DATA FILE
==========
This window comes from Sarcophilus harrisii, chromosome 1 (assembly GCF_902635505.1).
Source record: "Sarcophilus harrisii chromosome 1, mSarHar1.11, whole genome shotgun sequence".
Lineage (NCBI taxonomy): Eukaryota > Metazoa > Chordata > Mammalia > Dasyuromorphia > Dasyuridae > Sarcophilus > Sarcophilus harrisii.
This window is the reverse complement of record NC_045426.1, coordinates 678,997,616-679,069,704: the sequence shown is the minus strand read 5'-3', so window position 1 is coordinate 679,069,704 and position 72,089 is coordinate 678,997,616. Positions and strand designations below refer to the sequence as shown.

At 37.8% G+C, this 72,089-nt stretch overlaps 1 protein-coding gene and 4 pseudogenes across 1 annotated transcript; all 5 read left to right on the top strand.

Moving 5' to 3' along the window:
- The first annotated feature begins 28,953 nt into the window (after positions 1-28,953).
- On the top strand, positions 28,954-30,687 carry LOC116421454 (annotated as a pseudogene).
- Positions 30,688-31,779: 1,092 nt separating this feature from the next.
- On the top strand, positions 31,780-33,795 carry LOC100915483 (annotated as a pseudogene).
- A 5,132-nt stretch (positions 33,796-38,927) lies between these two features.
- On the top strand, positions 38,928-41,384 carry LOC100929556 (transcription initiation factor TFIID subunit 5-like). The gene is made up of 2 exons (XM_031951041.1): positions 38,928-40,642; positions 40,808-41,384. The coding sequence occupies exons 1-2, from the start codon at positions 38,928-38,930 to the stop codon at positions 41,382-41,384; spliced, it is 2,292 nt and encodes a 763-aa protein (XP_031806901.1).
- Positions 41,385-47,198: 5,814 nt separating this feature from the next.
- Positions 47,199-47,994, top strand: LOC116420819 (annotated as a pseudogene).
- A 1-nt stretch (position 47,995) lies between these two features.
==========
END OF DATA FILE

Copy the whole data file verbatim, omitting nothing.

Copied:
This window comes from Sarcophilus harrisii, chromosome 1 (assembly GCF_902635505.1).
Source record: "Sarcophilus harrisii chromosome 1, mSarHar1.11, whole genome shotgun sequence".
Lineage (NCBI taxonomy): Eukaryota > Metazoa > Chordata > Mammalia > Dasyuromorphia > Dasyuridae > Sarcophilus > Sarcophilus harrisii.
This window is the reverse complement of record NC_045426.1, coordinates 678,997,616-679,069,704: the sequence shown is the minus strand read 5'-3', so window position 1 is coordinate 679,069,704 and position 72,089 is coordinate 678,997,616. Positions and strand designations below refer to the sequence as shown.

At 37.8% G+C, this 72,089-nt stretch overlaps 1 protein-coding gene and 4 pseudogenes across 1 annotated transcript; all 5 read left to right on the top strand.

Moving 5' to 3' along the window:
- The first annotated feature begins 28,953 nt into the window (after positions 1-28,953).
- On the top strand, positions 28,954-30,687 carry LOC116421454 (annotated as a pseudogene).
- Positions 30,688-31,779: 1,092 nt separating this feature from the next.
- On the top strand, positions 31,780-33,795 carry LOC100915483 (annotated as a pseudogene).
- A 5,132-nt stretch (positions 33,796-38,927) lies between these two features.
- On the top strand, positions 38,928-41,384 carry LOC100929556 (transcription initiation factor TFIID subunit 5-like). The gene is made up of 2 exons (XM_031951041.1): positions 38,928-40,642; positions 40,808-41,384. The coding sequence occupies exons 1-2, from the start codon at positions 38,928-38,930 to the stop codon at positions 41,382-41,384; spliced, it is 2,292 nt and encodes a 763-aa protein (XP_031806901.1).
- Positions 41,385-47,198: 5,814 nt separating this feature from the next.
- Positions 47,199-47,994, top strand: LOC116420819 (annotated as a pseudogene).
- A 1-nt stretch (position 47,995) lies between these two features.